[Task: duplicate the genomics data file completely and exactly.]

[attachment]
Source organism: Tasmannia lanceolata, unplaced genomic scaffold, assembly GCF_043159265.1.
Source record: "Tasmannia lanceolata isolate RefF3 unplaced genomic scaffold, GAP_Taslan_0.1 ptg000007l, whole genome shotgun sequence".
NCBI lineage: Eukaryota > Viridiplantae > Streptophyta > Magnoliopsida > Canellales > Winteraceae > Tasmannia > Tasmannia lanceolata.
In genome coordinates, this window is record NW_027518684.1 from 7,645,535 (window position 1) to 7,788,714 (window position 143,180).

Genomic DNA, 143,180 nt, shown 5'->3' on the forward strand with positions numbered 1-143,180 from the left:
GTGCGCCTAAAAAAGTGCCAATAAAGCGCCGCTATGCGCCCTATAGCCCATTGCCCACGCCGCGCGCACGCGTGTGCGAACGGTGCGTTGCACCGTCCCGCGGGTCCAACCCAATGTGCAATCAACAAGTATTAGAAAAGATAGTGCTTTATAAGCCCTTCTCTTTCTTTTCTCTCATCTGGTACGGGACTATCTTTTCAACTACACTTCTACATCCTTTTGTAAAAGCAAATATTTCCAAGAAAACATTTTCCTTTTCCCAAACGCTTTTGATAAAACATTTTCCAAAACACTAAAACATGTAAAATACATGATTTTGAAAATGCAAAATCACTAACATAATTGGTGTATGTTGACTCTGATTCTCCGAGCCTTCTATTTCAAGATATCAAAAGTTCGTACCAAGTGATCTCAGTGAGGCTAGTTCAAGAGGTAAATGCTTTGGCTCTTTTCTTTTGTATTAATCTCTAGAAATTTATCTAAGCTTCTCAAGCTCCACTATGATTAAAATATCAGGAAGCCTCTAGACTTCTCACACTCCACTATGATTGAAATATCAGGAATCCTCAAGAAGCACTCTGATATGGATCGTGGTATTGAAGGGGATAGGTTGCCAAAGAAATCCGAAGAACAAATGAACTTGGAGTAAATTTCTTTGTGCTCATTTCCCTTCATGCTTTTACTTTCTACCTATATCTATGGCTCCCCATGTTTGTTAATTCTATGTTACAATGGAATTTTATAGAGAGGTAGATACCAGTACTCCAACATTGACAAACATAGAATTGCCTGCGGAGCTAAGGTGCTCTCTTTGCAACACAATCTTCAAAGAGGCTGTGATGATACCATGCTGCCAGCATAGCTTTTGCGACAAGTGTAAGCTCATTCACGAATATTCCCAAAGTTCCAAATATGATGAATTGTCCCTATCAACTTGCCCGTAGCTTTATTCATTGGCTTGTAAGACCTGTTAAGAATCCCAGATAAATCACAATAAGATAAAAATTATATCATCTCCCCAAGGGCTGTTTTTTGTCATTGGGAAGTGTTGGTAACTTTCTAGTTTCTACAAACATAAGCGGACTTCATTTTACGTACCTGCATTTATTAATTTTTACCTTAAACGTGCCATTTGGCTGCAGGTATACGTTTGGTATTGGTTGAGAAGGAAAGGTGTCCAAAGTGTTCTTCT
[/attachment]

Source organism: Tasmannia lanceolata, unplaced genomic scaffold, assembly GCF_043159265.1.
Source record: "Tasmannia lanceolata isolate RefF3 unplaced genomic scaffold, GAP_Taslan_0.1 ptg000007l, whole genome shotgun sequence".
NCBI lineage: Eukaryota > Viridiplantae > Streptophyta > Magnoliopsida > Canellales > Winteraceae > Tasmannia > Tasmannia lanceolata.
In genome coordinates, this window is record NW_027518684.1 from 7,645,535 (window position 1) to 7,788,714 (window position 143,180).

Genomic DNA, 143,180 nt, shown 5'->3' on the forward strand with positions numbered 1-143,180 from the left:
GTGCGCCTAAAAAAGTGCCAATAAAGCGCCGCTATGCGCCCTATAGCCCATTGCCCACGCCGCGCGCACGCGTGTGCGAACGGTGCGTTGCACCGTCCCGCGGGTCCAACCCAATGTGCAATCAACAAGTATTAGAAAAGATAGTGCTTTATAAGCCCTTCTCTTTCTTTTCTCTCATCTGGTACGGGACTATCTTTTCAACTACACTTCTACATCCTTTTGTAAAAGCAAATATTTCCAAGAAAACATTTTCCTTTTCCCAAACGCTTTTGATAAAACATTTTCCAAAACACTAAAACATGTAAAATACATGATTTTGAAAATGCAAAATCACTAACATAATTGGTGTATGTTGACTCTGATTCTCCGAGCCTTCTATTTCAAGATATCAAAAGTTCGTACCAAGTGATCTCAGTGAGGCTAGTTCAAGAGGTAAATGCTTTGGCTCTTTTCTTTTGTATTAATCTCTAGAAATTTATCTAAGCTTCTCAAGCTCCACTATGATTAAAATATCAGGAAGCCTCTAGACTTCTCACACTCCACTATGATTGAAATATCAGGAATCCTCAAGAAGCACTCTGATATGGATCGTGGTATTGAAGGGGATAGGTTGCCAAAGAAATCCGAAGAACAAATGAACTTGGAGTAAATTTCTTTGTGCTCATTTCCCTTCATGCTTTTACTTTCTACCTATATCTATGGCTCCCCATGTTTGTTAATTCTATGTTACAATGGAATTTTATAGAGAGGTAGATACCAGTACTCCAACATTGACAAACATAGAATTGCCTGCGGAGCTAAGGTGCTCTCTTTGCAACACAATCTTCAAAGAGGCTGTGATGATACCATGCTGCCAGCATAGCTTTTGCGACAAGTGTAAGCTCATTCACGAATATTCCCAAAGTTCCAAATATGATGAATTGTCCCTATCAACTTGCCCGTAGCTTTATTCATTGGCTTGTAAGACCTGTTAAGAATCCCAGATAAATCACAATAAGATAAAAATTATATCATCTCCCCAAGGGCTGTTTTTTGTCATTGGGAAGTGTTGGTAACTTTCTAGTTTCTACAAACATAAGCGGACTTCATTTTACGTACCTGCATTTATTAATTTTTACCTTAAACGTGCCATTTGGCTGCAGGTATACGTTTGGTATTGGTTGAGAAGGAAAGGTGTCCAAAGTGTTCTTCT